The Real Value Of Stability Testing In "Modern" Times

In considering the origins of product stability testing ... an era in which refrigerated trucks, air conditioned warehouses & storefronts, and temperature-controlled conditions all along the distribution chain did not exist, I'm wondering just how valuable prolonged product stability testing is in an era where all of these things now exist and are the accelerated stability testing protocols and rules of thumb really indicative of anything of significant value.  Granted, some modicum of product stability testing is necessary, but beyond a 30-day testing cycle ... is there really any additional value?
Chemist/Microbiologist formulating in the Organic & Naturals arena under ECOCert/Natural Products Assn/Whole Foods/National Organic Program guidelines focused skincare & haircare products. 

Provides Formulation Development and Lab-Scale Contract Manufacturing Services.  See website for details www.desertinbloomcosmeticslab.com

Comments

  • I think there remains value in doing traditional stability tests.

    While you are correct that the technology exists in the distribution chain that could keep product exposure to varied temperatures more controlled, this doesn't happen in real life for the vast majority of personal care products.

    And this doesn't even take into consideration what each consumer is going to do with their product once they buy it.

    The philosophy of stability testing is to ensure your product remains safe under the most extreme conditions it might potentially be exposed to.
  • That's part of my point, Perry.  Preservative Challenge Testing ensures safety, but whether a cream breaks down or not is not really related to safety, but to usability.  So, if the product is a pass on PCT and holds up for predictive of 1 year shelf life ...

    I seriously doubt that many consumer products are exposed to temperatures much above 80F throughout their life of use, except for perhaps sunscreens and things people may leave in their car.  Otherwise, they are all used indoors, generally under temperature controlled conditions.  Now, in less developed countries, it's a different story.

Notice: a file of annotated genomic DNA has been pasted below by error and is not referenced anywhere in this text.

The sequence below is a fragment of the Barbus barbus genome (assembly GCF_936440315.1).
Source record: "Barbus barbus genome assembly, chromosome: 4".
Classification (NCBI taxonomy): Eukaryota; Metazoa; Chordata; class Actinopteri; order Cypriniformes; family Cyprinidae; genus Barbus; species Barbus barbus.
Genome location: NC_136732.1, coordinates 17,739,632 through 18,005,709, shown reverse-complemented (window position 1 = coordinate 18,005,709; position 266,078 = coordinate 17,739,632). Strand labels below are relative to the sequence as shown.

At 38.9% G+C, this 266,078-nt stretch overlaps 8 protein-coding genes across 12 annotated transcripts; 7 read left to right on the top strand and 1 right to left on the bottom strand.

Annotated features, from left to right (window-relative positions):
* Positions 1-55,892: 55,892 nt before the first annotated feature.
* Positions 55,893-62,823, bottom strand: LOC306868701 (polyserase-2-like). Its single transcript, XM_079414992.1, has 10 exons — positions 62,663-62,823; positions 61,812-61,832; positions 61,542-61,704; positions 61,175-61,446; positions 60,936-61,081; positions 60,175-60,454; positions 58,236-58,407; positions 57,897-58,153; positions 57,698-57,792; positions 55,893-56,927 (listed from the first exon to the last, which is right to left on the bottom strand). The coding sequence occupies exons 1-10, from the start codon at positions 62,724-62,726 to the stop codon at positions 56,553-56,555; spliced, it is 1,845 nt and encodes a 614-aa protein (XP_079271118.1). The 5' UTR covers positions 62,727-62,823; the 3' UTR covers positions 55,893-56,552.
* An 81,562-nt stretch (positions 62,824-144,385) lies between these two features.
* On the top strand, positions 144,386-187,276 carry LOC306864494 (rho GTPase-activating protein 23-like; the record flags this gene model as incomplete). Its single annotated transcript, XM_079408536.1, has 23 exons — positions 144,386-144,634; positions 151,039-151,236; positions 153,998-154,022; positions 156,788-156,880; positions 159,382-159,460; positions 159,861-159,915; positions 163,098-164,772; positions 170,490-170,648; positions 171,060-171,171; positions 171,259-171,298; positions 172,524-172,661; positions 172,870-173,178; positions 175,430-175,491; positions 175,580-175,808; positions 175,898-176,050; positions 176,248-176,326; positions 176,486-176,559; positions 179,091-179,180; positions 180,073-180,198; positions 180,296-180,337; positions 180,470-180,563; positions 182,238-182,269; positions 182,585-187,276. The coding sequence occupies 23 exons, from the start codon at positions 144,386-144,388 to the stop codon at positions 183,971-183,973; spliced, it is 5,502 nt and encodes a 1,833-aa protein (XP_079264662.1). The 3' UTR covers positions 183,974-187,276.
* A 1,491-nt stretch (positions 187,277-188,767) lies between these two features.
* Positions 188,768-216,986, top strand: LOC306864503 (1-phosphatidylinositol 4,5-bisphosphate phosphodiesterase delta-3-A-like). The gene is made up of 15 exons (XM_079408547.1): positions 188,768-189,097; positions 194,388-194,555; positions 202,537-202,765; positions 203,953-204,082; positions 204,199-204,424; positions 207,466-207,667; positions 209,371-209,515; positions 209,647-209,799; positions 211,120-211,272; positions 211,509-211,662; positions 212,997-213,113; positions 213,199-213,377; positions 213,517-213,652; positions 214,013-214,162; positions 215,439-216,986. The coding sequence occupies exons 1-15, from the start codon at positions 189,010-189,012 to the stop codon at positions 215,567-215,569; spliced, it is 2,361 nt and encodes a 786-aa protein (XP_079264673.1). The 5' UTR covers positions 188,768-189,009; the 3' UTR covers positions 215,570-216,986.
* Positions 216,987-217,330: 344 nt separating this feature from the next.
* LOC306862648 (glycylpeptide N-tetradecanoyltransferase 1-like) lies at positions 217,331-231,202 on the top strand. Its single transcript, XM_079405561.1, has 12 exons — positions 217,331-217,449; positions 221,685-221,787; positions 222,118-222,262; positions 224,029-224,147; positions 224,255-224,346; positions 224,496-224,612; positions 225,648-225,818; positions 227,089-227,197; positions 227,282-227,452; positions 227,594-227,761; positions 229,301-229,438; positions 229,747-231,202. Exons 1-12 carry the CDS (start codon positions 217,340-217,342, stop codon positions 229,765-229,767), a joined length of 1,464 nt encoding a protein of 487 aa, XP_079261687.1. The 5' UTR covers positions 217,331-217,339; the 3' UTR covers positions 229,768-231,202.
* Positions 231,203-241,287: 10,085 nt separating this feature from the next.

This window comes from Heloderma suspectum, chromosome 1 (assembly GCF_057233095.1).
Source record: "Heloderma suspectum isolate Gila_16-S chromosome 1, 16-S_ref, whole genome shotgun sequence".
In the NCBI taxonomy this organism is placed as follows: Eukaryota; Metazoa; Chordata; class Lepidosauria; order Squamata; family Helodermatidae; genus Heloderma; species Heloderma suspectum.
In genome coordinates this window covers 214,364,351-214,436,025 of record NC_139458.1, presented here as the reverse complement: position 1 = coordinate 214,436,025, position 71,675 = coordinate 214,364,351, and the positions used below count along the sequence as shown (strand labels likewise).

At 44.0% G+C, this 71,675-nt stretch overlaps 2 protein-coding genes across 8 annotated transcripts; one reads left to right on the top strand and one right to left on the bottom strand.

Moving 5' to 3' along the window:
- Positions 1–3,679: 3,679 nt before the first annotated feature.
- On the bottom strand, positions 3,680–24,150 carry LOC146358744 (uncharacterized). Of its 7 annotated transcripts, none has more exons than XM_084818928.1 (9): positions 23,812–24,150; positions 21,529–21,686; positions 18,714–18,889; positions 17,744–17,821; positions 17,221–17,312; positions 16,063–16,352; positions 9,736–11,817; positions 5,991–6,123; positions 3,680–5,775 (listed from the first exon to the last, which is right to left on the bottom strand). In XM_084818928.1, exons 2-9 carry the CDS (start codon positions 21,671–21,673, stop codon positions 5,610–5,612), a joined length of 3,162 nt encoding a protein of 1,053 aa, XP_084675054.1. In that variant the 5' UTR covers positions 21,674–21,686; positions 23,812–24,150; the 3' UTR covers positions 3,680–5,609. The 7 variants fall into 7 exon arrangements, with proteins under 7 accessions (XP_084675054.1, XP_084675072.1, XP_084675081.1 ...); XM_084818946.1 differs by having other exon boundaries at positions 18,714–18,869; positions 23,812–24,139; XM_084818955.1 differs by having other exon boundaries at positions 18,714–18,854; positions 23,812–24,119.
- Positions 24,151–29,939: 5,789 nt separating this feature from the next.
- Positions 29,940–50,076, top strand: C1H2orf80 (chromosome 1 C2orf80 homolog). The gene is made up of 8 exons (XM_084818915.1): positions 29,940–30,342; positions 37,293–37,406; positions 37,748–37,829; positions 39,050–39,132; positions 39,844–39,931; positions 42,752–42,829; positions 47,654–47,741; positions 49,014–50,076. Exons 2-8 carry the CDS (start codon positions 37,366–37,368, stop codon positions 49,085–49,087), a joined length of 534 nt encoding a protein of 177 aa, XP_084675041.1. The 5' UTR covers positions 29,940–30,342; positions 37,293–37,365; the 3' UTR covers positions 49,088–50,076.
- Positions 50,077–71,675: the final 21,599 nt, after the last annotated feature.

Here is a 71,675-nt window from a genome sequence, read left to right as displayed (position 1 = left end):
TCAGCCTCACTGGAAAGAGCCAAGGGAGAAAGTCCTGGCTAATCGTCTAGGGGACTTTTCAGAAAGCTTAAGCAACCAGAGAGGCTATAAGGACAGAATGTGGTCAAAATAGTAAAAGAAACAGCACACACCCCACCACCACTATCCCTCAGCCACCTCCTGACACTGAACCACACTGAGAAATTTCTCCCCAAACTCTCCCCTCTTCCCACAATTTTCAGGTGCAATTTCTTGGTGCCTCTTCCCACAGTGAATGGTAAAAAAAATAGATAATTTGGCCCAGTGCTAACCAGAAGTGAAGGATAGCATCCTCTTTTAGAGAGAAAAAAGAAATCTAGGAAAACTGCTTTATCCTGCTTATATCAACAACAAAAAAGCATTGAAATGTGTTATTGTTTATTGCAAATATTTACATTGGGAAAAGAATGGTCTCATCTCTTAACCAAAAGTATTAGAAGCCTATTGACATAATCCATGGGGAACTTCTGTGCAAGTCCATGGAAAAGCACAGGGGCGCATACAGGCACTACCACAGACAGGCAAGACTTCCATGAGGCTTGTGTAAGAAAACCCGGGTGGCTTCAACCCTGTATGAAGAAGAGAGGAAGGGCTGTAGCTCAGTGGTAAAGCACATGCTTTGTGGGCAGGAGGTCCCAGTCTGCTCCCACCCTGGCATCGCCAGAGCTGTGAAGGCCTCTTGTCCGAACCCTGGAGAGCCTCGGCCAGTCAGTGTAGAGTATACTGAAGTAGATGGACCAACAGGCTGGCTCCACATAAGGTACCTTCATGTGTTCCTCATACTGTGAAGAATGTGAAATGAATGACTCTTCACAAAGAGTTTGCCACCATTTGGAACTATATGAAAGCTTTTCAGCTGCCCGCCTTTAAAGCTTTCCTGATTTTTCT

The question is more along the lines of:  Are the testing protocols that were developed for a different era still valuable/necessary testing protocols in a more advanced era where a lot of the conditions that were being controlled for no longer exist for the most part.
    Chemist/Microbiologist formulating in the Organic & Naturals arena under ECOCert/Natural Products Assn/Whole Foods/National Organic Program guidelines focused skincare & haircare products. 

    Provides Formulation Development and Lab-Scale Contract Manufacturing Services.  See website for details www.desertinbloomcosmeticslab.com

  • Some value,  perhaps. Although keeping samples of every batch for so long is counterproductive and excessive. The legisation should contemplate the different production levels and company structures and it doesn't. 

    I have lost faith in updates or modifications. I think this will come with new methods of preservation. If something like gamma radiation becomes accessible and standard will force a change in protocols. Untill then, we are stuck. Or the day multinational companies consider the old ways doesn't suit their interests and start lobbying for alternatives, perhaps.

    Also, the "natural" trend and manufacturing process like what we saw in the lush video doesn't help the case.